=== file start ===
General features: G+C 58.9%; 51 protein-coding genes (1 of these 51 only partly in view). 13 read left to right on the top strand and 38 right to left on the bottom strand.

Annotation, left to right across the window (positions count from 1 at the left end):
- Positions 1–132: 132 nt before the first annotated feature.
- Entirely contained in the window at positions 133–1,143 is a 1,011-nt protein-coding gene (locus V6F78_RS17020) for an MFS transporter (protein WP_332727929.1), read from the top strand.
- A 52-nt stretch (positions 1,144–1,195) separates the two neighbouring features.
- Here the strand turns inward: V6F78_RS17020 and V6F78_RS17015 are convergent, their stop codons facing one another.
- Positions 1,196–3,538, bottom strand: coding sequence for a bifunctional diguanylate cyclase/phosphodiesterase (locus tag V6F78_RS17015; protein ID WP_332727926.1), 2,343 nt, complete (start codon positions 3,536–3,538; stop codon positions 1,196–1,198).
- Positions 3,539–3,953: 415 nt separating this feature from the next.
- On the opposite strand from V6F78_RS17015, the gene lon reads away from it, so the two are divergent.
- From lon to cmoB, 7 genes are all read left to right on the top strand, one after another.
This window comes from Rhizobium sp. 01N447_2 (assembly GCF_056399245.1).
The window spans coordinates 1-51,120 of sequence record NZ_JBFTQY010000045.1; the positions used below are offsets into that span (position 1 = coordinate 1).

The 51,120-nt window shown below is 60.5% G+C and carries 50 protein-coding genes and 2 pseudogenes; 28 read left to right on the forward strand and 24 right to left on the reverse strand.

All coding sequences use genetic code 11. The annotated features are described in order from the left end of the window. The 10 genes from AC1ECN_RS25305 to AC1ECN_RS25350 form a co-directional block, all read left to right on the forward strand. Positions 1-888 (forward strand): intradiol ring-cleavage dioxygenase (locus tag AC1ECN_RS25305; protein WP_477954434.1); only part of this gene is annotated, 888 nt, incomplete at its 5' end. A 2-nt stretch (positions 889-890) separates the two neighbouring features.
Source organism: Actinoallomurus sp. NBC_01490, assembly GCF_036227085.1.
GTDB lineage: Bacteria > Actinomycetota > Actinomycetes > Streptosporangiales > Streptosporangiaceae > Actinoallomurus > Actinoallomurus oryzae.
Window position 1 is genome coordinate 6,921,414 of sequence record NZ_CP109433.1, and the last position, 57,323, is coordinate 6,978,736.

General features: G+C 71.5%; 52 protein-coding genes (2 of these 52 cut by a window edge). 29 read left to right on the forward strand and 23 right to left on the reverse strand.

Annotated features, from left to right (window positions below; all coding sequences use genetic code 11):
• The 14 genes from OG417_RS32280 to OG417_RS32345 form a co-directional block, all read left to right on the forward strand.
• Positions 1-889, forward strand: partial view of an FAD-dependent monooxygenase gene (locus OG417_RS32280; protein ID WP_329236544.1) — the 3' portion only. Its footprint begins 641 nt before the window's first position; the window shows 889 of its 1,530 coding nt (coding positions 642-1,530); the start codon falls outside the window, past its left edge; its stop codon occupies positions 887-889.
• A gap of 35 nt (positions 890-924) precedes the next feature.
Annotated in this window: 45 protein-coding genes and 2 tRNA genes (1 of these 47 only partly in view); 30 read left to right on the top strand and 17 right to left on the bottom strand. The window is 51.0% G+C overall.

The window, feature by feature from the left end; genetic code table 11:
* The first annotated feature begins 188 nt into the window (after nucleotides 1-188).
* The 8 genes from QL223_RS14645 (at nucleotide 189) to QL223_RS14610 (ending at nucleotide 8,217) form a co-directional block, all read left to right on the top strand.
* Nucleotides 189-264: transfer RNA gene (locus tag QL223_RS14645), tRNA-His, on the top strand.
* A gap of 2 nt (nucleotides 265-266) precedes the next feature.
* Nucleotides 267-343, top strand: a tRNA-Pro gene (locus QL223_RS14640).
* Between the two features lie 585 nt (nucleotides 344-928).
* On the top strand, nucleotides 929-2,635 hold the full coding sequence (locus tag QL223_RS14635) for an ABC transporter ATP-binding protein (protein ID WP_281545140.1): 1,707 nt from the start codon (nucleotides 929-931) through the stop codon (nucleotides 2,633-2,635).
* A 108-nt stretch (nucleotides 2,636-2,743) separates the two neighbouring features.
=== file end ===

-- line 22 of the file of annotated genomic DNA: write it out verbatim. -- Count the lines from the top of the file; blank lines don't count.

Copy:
• A gap of 35 nt (positions 890-924) precedes the next feature.